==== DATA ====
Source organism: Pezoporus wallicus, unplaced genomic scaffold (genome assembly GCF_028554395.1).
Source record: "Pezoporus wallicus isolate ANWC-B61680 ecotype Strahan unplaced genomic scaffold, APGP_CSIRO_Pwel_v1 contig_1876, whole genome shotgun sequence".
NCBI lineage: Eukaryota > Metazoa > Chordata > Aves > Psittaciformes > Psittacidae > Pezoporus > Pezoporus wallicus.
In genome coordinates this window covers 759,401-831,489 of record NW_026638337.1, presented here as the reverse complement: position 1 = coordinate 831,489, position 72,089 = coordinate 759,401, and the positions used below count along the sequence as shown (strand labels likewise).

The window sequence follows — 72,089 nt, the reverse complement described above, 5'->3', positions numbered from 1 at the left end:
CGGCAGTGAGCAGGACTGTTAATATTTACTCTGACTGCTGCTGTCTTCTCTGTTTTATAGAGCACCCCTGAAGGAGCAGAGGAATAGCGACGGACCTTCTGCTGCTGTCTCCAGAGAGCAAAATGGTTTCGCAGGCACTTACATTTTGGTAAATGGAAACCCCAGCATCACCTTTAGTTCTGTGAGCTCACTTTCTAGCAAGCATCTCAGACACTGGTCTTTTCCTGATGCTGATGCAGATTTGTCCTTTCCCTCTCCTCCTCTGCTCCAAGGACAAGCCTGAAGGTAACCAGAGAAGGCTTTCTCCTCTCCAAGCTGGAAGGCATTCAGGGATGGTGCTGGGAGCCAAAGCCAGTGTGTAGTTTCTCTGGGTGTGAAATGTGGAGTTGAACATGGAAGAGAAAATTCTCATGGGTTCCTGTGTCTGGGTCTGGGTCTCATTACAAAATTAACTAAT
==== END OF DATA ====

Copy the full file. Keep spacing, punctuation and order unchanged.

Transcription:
Source organism: Pezoporus wallicus, unplaced genomic scaffold (genome assembly GCF_028554395.1).
Source record: "Pezoporus wallicus isolate ANWC-B61680 ecotype Strahan unplaced genomic scaffold, APGP_CSIRO_Pwel_v1 contig_1876, whole genome shotgun sequence".
NCBI lineage: Eukaryota > Metazoa > Chordata > Aves > Psittaciformes > Psittacidae > Pezoporus > Pezoporus wallicus.
In genome coordinates this window covers 759,401-831,489 of record NW_026638337.1, presented here as the reverse complement: position 1 = coordinate 831,489, position 72,089 = coordinate 759,401, and the positions used below count along the sequence as shown (strand labels likewise).

The window sequence follows — 72,089 nt, the reverse complement described above, 5'->3', positions numbered from 1 at the left end:
CGGCAGTGAGCAGGACTGTTAATATTTACTCTGACTGCTGCTGTCTTCTCTGTTTTATAGAGCACCCCTGAAGGAGCAGAGGAATAGCGACGGACCTTCTGCTGCTGTCTCCAGAGAGCAAAATGGTTTCGCAGGCACTTACATTTTGGTAAATGGAAACCCCAGCATCACCTTTAGTTCTGTGAGCTCACTTTCTAGCAAGCATCTCAGACACTGGTCTTTTCCTGATGCTGATGCAGATTTGTCCTTTCCCTCTCCTCCTCTGCTCCAAGGACAAGCCTGAAGGTAACCAGAGAAGGCTTTCTCCTCTCCAAGCTGGAAGGCATTCAGGGATGGTGCTGGGAGCCAAAGCCAGTGTGTAGTTTCTCTGGGTGTGAAATGTGGAGTTGAACATGGAAGAGAAAATTCTCATGGGTTCCTGTGTCTGGGTCTGGGTCTCATTACAAAATTAACTAAT